All about Accra & Ghana is:
Childrens Educational Software
The general concept of sugar (see sugarlabs ) as I understand it is that the traditional desktop with bottom panel and start button, to launch the menu is too complicated for young children aged around 4-6 years of age.
Therefore the writers of sugar created a desktop just consisting of a circle of icons with a match stick man like figure at the centre of the circle. While surveying available children's software and Linux operating systems in Ghana, I first played around with Panasonic Toughbooks (CF-27) these have a Intel Pentium II processor of 300mhz and only 256 ram. I tried to install Xubuntu, Mint light and other Ubuntu derivatives on the toughbooks without success.
Eventually I succeeded with installing antix ,and also Simply Mepis, and also managed to install sugar as an option at boot up.
The reason for using the old toughbooks was that they would test the "lightness " of Linux distros to the limit. After being in Ghana for sometime I realized Pentium IV computers were readily available so set Pentium IV PCs as the bottom limit for the evaluation of Software.
Showing sugar interface can be chosen as an option at login
After letting our daughter who was 4 yrs and a bit in 2010 play with both the sugar desktop, and the more traditional bottom panel and " start button " I came to the conclusion there was a flaw in the thinking of the writers of sugar. We observed that when our daughter and older peers played games on a computer using a traditional start button and panel set up, it didn't take her long to find her way around the system.
We observed she applied a principle of "where there is a will there is a way." Thus I think sugar writers have under estimated the abilities of children.
The second flaw in their thinking is this- I played with several of sugar applications and actually found them quite complicated; so if a child can work out how to play a fairly complicated game, how come they can not work their way around the launch menu?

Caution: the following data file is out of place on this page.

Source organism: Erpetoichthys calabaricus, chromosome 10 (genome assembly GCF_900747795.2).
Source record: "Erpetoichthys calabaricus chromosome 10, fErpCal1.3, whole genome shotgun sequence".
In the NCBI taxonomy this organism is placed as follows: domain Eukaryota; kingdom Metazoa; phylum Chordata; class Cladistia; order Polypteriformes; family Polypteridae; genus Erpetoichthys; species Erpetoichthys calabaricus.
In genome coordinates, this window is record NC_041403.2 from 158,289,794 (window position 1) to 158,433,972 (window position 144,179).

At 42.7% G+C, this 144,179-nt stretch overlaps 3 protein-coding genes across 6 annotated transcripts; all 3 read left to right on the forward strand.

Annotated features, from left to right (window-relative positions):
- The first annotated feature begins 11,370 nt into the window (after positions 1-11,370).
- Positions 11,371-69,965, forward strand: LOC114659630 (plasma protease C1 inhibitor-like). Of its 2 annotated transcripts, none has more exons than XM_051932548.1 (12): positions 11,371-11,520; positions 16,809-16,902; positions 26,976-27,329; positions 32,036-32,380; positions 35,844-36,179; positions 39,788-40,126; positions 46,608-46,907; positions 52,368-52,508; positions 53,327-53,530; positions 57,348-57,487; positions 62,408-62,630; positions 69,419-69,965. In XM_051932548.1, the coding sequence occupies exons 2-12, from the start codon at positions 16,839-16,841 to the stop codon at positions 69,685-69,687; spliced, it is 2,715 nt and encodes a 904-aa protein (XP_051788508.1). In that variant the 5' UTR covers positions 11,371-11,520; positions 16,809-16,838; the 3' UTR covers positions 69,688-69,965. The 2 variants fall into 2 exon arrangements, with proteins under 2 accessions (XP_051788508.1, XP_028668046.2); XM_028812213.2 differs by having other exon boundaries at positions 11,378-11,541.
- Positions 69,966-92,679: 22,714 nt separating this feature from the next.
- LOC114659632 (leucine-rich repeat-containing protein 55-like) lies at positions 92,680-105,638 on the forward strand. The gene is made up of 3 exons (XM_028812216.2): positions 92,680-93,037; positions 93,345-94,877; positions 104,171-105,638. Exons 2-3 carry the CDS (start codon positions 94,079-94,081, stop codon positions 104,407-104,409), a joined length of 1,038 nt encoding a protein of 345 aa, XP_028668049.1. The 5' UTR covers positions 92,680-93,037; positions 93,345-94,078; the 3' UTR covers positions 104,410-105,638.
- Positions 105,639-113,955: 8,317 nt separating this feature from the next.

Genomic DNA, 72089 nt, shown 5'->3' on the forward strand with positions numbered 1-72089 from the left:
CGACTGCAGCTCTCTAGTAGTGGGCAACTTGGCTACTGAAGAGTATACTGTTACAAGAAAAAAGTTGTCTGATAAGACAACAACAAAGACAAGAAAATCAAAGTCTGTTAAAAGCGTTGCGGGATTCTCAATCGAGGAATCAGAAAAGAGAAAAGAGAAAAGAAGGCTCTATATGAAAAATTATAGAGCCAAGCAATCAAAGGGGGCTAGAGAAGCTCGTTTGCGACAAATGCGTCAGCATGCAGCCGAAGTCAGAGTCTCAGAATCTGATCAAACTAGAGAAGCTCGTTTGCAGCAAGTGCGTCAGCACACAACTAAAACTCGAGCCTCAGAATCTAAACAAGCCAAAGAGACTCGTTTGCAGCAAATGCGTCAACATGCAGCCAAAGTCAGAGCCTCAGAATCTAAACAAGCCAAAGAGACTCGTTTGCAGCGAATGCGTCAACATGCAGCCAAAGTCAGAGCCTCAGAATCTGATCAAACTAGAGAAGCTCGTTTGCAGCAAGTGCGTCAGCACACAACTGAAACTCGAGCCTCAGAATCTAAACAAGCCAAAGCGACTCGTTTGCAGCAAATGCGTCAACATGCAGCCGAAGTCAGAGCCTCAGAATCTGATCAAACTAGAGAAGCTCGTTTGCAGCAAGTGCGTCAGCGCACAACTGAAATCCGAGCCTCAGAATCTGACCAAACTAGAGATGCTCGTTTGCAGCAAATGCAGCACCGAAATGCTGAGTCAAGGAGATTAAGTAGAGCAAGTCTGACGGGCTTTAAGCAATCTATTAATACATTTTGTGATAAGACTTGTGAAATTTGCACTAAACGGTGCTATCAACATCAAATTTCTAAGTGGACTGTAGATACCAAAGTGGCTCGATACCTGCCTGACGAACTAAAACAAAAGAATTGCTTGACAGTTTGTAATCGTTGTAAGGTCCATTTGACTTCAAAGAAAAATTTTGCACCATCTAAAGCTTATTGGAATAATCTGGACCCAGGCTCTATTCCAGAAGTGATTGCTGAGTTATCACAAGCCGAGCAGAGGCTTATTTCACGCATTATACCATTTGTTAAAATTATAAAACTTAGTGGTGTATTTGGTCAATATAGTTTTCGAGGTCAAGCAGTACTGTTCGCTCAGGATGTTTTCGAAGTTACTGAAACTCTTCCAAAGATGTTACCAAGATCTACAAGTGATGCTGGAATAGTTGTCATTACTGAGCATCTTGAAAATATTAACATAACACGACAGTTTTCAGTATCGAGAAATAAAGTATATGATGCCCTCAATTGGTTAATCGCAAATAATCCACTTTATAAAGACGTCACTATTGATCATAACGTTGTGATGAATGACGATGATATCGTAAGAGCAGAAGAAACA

The third flaw is that as children grow and mature where does it lead them ? Meaning the sugar interface has the icons and that it, how do the children then make the step to a real world desktop? Every other Windows or Linux OS generally has a panel and start button launch system.
Thus I came to the conclusion that it would be better to have a stable Linux distro,which had a desktop GUI having a traditional menu start button ,be lean enough to be installed on to Pentium IV ,that wouldn't start demanding a multitude of updates as soon as you got an Internet connection (eg ubuntu) , and not be too cutting edge so that you could reasonably understand the operating system. When I was satisfied with a Linux distribution I would then simply install educational software onto that Linux Distro of choice. Icons as application launchers , could then be placed on the desktop for younger children;you would then have the best of both worlds.